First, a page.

Chuck, an automotive mechanic, is struck by a meteor and finds himself developing new powers akin to that of Superman. He tells the one person he trusts more than anything and instantly knows that he made the right decision when she prompts him to help others in need instead of seeking fame and fortune at the expense of his powers. A caring and kind individual, he worries about how his family will get along as he works with the government to provide assistance when he can. Years later, he fights the one man who originally wanted to help him understand his powers and does it again and again throughout time, until he finally is tired of the monotony of it all and decides to help his arch-rival succeed in his one endeavor: the end of Chuck.
There are a lot of similarities between Chuck and Superman, including the red-and-blue costume and cape that are, at times, more flashy than functional. The backstory is different—probably to avoid an all-out accusation of infringement—but the power set that Chuck displays and many of his feelings seem to correspond to a lot of what I’ve seen in Superman comics and other media, especially concerning the ongoing feud between him and a brilliant, but mad, scientist. Chuck’s and Archie’s never-ending battle over the years is a great parallel to the ever-present game of chess between Superman and Lex, where brain is pitted again brawn, and yet the brawn often wins out despite how much intelligence the brain displays in his inventive and innovative attack patterns. Because of this somewhat blatant parallel to the man of steel, I find Never Ending to be a companion to the Superman mythos rather than a separate entity, and to me it reeks a bit of being unable to come up with an original design.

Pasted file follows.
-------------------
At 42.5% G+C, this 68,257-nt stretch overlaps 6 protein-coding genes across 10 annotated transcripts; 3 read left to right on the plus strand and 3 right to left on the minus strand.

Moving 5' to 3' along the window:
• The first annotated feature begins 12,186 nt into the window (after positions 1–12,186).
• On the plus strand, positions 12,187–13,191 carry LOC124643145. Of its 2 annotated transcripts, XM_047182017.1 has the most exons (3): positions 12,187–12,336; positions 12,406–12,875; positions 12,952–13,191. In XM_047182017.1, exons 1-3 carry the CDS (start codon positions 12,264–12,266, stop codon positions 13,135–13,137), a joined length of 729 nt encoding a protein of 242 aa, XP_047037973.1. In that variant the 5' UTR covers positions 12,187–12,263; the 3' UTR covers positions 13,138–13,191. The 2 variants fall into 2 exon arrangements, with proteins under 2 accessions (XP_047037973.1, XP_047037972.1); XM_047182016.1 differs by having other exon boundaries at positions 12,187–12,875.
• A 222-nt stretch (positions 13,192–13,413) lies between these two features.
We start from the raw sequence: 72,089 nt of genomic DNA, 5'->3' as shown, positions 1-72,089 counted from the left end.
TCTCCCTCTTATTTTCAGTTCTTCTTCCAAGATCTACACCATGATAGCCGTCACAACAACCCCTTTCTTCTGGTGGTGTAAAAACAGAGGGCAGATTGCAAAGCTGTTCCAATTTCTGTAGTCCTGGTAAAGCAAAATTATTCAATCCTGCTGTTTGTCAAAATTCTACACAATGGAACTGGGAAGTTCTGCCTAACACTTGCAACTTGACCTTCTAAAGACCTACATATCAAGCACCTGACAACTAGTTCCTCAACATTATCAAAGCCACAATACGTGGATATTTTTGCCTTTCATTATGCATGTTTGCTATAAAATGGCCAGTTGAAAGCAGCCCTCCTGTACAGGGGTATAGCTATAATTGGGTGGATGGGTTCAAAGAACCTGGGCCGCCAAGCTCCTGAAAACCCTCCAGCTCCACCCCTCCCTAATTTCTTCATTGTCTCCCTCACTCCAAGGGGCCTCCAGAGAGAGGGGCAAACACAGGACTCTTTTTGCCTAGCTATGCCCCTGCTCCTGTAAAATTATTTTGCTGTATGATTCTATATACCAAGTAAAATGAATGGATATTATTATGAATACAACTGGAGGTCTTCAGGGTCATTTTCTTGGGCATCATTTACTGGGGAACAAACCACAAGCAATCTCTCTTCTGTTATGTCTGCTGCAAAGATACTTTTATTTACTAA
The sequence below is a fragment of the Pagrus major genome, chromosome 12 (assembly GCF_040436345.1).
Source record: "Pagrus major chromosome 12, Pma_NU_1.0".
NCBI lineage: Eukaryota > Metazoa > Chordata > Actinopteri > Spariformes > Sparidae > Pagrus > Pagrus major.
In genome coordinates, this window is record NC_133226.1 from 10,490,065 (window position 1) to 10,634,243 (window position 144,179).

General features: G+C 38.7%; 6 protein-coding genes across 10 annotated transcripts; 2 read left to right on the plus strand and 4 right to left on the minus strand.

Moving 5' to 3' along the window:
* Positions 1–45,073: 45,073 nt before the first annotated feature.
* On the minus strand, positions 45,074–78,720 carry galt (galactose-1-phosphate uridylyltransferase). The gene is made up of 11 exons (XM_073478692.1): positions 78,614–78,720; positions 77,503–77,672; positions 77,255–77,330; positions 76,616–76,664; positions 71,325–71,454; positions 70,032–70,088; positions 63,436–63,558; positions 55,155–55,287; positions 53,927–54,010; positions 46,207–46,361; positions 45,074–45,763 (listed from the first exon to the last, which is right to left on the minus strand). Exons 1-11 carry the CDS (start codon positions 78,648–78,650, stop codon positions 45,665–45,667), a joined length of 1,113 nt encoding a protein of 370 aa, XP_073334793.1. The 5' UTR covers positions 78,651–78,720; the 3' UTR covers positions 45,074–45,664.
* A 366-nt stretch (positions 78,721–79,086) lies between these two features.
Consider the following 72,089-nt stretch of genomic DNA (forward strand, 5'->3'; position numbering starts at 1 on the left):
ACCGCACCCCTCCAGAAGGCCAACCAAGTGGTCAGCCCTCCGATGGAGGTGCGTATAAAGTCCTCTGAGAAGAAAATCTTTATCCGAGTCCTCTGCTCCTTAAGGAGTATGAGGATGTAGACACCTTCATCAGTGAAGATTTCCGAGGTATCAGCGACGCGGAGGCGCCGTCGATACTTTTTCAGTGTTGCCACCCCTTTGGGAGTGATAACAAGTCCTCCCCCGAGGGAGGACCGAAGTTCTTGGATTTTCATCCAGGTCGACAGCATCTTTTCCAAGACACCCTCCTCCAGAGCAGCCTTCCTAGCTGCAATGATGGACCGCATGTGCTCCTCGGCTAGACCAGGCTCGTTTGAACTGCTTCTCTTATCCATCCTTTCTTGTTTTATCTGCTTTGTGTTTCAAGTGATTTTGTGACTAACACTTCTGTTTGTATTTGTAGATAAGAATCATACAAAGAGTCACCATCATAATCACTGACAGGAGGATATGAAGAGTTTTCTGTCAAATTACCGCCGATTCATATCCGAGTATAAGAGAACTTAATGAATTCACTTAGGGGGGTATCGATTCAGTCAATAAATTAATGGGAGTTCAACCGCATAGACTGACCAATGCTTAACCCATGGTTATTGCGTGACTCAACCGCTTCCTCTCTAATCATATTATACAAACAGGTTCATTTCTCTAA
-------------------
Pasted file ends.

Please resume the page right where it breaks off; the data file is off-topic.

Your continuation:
Because of this parallel, the comic explores some ideas that the mainstream Superman story can’t without alienating a substantial part of its core fanbase. Far into the future, after years of having the same fight with Archie over and over again, Chuck seems ready to pack it all in and leave life behind. Tired of seeing all those he knew pass away and seeing more and more of the world he once grew up in being replaced by technology and community standards that he doesn’t always understand, let alone enjoy, he feels his time has come. I can imagine that Superman would really have a hard time staying connected to all the new technologies that continue to develop on a seemingly hourly basis, and while I don’t want to say he’s dumb, he’s also not the sharpest crystal in the Fortress of Solitude. Constantly changing avenues of communication and innovation have to be frustrating to a person who solves most of his problems by hitting them with his fist.
As I said, I think this story does a great job of exploring the possible, far-off future in which a Superman-like hero has given up after years of doing the same thing over and over again, but we’ve also already seem how such a situation is possible with the Superman Beyond and Justice League Beyond digital comics from DC. The situations are quite different, as Superman has remained devoted to his mission of protection and service, but, again, the similarities are very strong and once more underscore just how much the story parallels the futuristic man of steel. All in all, I think it was an enjoyable read and I cannot wait to read #2, but I still can’t get past the obvious similarities to the original superhero of the Golden Age.